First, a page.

Thursday, February 25, 2010
District 9 an Exceptional Science Fiction Film
District 9 (2009)
COUNTRY OF ORIGIN: USA/New Zealand; Languages: English, Nyanja, Afrikaans
Running time: 112 minutes
MPAA – R for bloody violence and pervasive language
DIRECTOR: Neill Blomkamp
WRITERS: Neill Blomkamp and Terri Tatchell
PRODUCERS: Peter Jackson and Carolynne Cunningham
CINEMATOGRAHER: Trent Opaloch
EDITOR: Julian Clarke
Academy Award nominee
Starring: Sharlto Copley, Louis Minnaar, Vanessa Haywood, David James, Kenneth Nkosi, Nathalie Boltt, and Elizabeth Mkandawie, and Jason Cope
Last summer, the science fiction movie, District 9, took moviegoers by surprise. The movie first gained attention because it had been shepherded into existence by Peter Jackson (Lord of the Rings). Eventually, director Neill Blomkamp’s socio-political parable stood on its own as an exceptional film.
District 9’s story began 20 years ago when an alien ship arrived on earth, coming to a dead stop over Johannesburg, South Africa. Humanity waited for the aliens’ hostile attack, which never came. Even the hope that the visitors would bring giant advances in technology proved to be an empty one. Instead, these aliens, whom humans derisively refer to as the “prawns” were refugees. After two decades, nearly a million prawns live in a makeshift Johannesburg encampment called District 9, as the world’s nations argue over what to do with them.
Now, control over the prawns belongs to Multi-National United (MNU), a private company contracted to relocate the aliens, by force if necessary, to a new settlement, District 10. MNU does not care about the aliens’ welfare, but the company’s weapons division is interested in finding a way to make the prawns’ awesome weaponry work, which no one on earth has thus far managed to do. Hapless MNU field operative, Wikus van der Merwe (Sharlto Copley), recently assigned to head the relocation task force, is about to unlock the secrets of the alien technology, a feat that will change his life and the fate of the aliens.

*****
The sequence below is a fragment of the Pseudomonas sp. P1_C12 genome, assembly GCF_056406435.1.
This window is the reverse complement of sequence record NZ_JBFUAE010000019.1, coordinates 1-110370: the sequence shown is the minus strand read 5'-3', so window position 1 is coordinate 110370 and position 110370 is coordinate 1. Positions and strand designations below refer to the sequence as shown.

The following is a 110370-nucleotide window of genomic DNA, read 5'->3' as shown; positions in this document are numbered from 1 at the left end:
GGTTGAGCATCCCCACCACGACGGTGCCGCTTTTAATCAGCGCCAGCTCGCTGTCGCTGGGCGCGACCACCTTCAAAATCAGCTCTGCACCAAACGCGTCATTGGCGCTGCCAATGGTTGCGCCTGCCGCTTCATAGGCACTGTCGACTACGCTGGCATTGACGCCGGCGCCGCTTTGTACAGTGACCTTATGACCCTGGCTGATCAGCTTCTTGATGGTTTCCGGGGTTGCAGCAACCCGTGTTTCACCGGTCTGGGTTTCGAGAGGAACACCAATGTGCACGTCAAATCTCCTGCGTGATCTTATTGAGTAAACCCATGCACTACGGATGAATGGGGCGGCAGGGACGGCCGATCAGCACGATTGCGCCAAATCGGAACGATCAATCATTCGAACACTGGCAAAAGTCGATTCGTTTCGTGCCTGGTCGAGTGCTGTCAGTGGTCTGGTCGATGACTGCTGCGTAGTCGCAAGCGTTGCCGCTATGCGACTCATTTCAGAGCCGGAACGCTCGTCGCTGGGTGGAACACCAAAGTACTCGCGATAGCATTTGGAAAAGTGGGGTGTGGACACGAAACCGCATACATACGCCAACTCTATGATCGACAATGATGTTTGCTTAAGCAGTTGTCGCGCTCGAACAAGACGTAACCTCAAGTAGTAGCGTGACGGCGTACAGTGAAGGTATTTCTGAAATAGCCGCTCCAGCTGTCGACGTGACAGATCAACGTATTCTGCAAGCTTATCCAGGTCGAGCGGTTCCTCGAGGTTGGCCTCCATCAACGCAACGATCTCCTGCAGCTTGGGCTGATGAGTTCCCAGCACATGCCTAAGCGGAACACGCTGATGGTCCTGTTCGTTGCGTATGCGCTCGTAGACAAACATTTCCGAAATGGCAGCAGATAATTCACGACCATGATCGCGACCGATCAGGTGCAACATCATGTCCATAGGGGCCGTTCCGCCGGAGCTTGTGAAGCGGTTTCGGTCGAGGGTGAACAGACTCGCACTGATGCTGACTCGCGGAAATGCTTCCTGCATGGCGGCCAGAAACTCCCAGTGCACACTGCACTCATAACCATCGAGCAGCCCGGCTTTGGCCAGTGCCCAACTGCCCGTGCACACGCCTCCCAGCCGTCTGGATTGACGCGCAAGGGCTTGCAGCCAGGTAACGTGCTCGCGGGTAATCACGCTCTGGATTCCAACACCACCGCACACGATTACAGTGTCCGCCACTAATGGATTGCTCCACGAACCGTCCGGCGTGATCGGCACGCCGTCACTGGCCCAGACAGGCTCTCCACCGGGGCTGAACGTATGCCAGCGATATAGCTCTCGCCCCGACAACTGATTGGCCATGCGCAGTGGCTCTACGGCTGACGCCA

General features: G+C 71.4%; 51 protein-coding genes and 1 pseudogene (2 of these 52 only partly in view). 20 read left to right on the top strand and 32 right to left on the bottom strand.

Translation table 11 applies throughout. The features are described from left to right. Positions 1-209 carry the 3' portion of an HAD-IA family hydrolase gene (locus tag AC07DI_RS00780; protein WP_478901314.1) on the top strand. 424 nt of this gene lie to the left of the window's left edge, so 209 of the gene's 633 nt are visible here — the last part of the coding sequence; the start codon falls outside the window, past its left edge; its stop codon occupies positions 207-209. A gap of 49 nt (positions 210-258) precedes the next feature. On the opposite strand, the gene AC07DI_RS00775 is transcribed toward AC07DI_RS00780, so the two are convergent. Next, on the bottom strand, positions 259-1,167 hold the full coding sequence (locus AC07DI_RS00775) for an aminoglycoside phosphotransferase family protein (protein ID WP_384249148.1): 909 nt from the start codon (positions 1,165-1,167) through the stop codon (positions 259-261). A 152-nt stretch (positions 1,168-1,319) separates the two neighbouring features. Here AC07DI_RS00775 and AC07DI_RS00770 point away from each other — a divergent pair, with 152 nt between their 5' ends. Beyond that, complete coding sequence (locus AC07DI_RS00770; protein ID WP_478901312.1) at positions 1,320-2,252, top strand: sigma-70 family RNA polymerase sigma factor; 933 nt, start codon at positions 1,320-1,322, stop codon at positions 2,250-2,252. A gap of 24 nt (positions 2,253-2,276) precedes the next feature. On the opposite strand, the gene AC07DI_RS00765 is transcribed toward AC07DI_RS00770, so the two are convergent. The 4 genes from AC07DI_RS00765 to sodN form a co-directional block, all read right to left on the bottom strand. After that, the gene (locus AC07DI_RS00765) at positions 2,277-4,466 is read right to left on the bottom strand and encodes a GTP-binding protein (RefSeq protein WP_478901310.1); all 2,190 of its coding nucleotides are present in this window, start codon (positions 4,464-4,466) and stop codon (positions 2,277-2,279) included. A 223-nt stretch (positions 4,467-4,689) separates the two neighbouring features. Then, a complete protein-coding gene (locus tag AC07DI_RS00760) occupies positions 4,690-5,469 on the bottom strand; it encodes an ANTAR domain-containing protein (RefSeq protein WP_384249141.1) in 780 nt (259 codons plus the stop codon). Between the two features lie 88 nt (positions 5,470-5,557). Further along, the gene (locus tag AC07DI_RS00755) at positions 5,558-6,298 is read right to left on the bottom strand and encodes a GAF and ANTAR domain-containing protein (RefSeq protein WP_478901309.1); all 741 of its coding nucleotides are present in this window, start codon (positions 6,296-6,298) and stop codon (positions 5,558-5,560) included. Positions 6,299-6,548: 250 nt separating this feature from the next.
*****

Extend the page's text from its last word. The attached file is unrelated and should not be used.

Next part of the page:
It is a wonder that a science fiction film with story elements that mirror so much of our world’s troubles can be such thrilling popcorn entertainment and social commentary. The social status of the prawns, their plight and predicament, and the way humans act towards them have a number of real world parallels: South Africa’s own system of apartheid; slavery, Jim Crow and segregation in the American South; Gaza; the expulsion of American Indians from their lands, the displacement of Iraqis due to the American invasion of Iraq, etc.
Yet District 9 is amazingly entertaining, probably because the deeper and more pointed meanings and messages are dressed in sci-fi and war simulation violence and action movie tropes. Co-writer and director Neill Blomkamp and co-writer Terri Tatchell have done something that is rare – create a science fiction film that speaks directly to the modern condition with relevance and meaning. Instead of wowing audiences with gaudy gadgets and impossible (and impractically designed) machines, vehicles, and space ships, Blomkamp and Tatchell wow us their execution of substantive science fiction that seems real.
At the heart of the film is the performance of Sharlto Copley as everyman, Wikus van der Merwe. Wikus is filled with ignorance, dim-witted preconceptions, and the urge to treat the aliens like children who have to have common sense beaten into them – the way White southerners used think of African-Americans (and some still do). Copley presents Wikus’ rise, fall, and rise again as a journey of both self-discovery and revelation. Wikus is a road map to our better selves, in regards to the way we treat others. That we can have a fun time with such a thoughtful film is due in large part to Copley’s underrated performance. District 9 is a winner.
8 of 10
2010 Academy Awards: 4 nominations: “Best Achievement in Editing” (Julian Clarke), “Best Achievement in Visual Effects” (Dan Kaufman, Peter Muyzers, Robert Habros, and Matt Aitken), “Best Motion Picture of the Year” (Peter Jackson, Carolynne Cunningham), and “Best Writing, Screenplay Based on Material Previously Produced or Published” (Neill Blomkamp and Terri Tatchell)
2010 BAFTA Awards: 7 nominations: Best Cinematography, Best Director, Best Editing, Best Production Design, Best Screenplay – Adapted, Best Sound, and Best Special Visual Effects
2010 Golden Globe Awards: 1 nomination for best screenplay-motion picture
Thursday, February 25, 2010